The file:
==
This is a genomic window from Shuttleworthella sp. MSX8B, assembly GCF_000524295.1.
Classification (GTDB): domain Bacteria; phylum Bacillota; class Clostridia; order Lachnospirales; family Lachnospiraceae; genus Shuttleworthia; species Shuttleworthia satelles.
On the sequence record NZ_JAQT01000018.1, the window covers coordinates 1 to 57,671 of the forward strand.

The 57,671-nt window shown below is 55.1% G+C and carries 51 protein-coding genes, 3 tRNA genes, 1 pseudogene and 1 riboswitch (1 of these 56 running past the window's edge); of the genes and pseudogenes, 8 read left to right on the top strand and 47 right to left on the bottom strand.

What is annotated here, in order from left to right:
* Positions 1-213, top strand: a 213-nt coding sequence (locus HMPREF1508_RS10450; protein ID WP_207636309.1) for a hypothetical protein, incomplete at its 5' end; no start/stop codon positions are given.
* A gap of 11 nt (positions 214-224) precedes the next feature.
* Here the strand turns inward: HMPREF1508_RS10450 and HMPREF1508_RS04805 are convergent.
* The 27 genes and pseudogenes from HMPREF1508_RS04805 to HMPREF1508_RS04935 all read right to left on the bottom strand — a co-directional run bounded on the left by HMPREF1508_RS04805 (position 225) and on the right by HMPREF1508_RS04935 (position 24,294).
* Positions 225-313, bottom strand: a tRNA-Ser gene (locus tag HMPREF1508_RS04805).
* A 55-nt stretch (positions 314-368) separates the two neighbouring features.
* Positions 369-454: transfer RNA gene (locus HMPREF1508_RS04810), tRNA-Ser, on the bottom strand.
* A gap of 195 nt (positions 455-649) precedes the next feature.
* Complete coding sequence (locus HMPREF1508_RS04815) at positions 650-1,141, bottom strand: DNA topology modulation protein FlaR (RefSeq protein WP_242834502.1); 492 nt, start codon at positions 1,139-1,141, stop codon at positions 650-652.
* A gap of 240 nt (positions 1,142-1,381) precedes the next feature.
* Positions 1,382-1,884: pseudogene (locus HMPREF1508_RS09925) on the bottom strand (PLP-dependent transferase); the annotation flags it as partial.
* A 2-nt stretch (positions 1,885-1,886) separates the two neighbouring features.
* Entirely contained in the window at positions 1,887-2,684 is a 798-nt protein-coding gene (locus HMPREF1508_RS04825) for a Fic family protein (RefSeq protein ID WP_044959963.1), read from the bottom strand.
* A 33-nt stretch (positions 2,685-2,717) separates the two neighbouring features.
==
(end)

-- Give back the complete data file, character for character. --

This is a genomic window from Shuttleworthella sp. MSX8B, assembly GCF_000524295.1.
Classification (GTDB): domain Bacteria; phylum Bacillota; class Clostridia; order Lachnospirales; family Lachnospiraceae; genus Shuttleworthia; species Shuttleworthia satelles.
On the sequence record NZ_JAQT01000018.1, the window covers coordinates 1 to 57,671 of the forward strand.

The 57,671-nt window shown below is 55.1% G+C and carries 51 protein-coding genes, 3 tRNA genes, 1 pseudogene and 1 riboswitch (1 of these 56 running past the window's edge); of the genes and pseudogenes, 8 read left to right on the top strand and 47 right to left on the bottom strand.

What is annotated here, in order from left to right:
* Positions 1-213, top strand: a 213-nt coding sequence (locus HMPREF1508_RS10450; protein ID WP_207636309.1) for a hypothetical protein, incomplete at its 5' end; no start/stop codon positions are given.
* A gap of 11 nt (positions 214-224) precedes the next feature.
* Here the strand turns inward: HMPREF1508_RS10450 and HMPREF1508_RS04805 are convergent.
* The 27 genes and pseudogenes from HMPREF1508_RS04805 to HMPREF1508_RS04935 all read right to left on the bottom strand — a co-directional run bounded on the left by HMPREF1508_RS04805 (position 225) and on the right by HMPREF1508_RS04935 (position 24,294).
* Positions 225-313, bottom strand: a tRNA-Ser gene (locus tag HMPREF1508_RS04805).
* A 55-nt stretch (positions 314-368) separates the two neighbouring features.
* Positions 369-454: transfer RNA gene (locus HMPREF1508_RS04810), tRNA-Ser, on the bottom strand.
* A gap of 195 nt (positions 455-649) precedes the next feature.
* Complete coding sequence (locus HMPREF1508_RS04815) at positions 650-1,141, bottom strand: DNA topology modulation protein FlaR (RefSeq protein WP_242834502.1); 492 nt, start codon at positions 1,139-1,141, stop codon at positions 650-652.
* A gap of 240 nt (positions 1,142-1,381) precedes the next feature.
* Positions 1,382-1,884: pseudogene (locus HMPREF1508_RS09925) on the bottom strand (PLP-dependent transferase); the annotation flags it as partial.
* A 2-nt stretch (positions 1,885-1,886) separates the two neighbouring features.
* Entirely contained in the window at positions 1,887-2,684 is a 798-nt protein-coding gene (locus HMPREF1508_RS04825) for a Fic family protein (RefSeq protein ID WP_044959963.1), read from the bottom strand.
* A 33-nt stretch (positions 2,685-2,717) separates the two neighbouring features.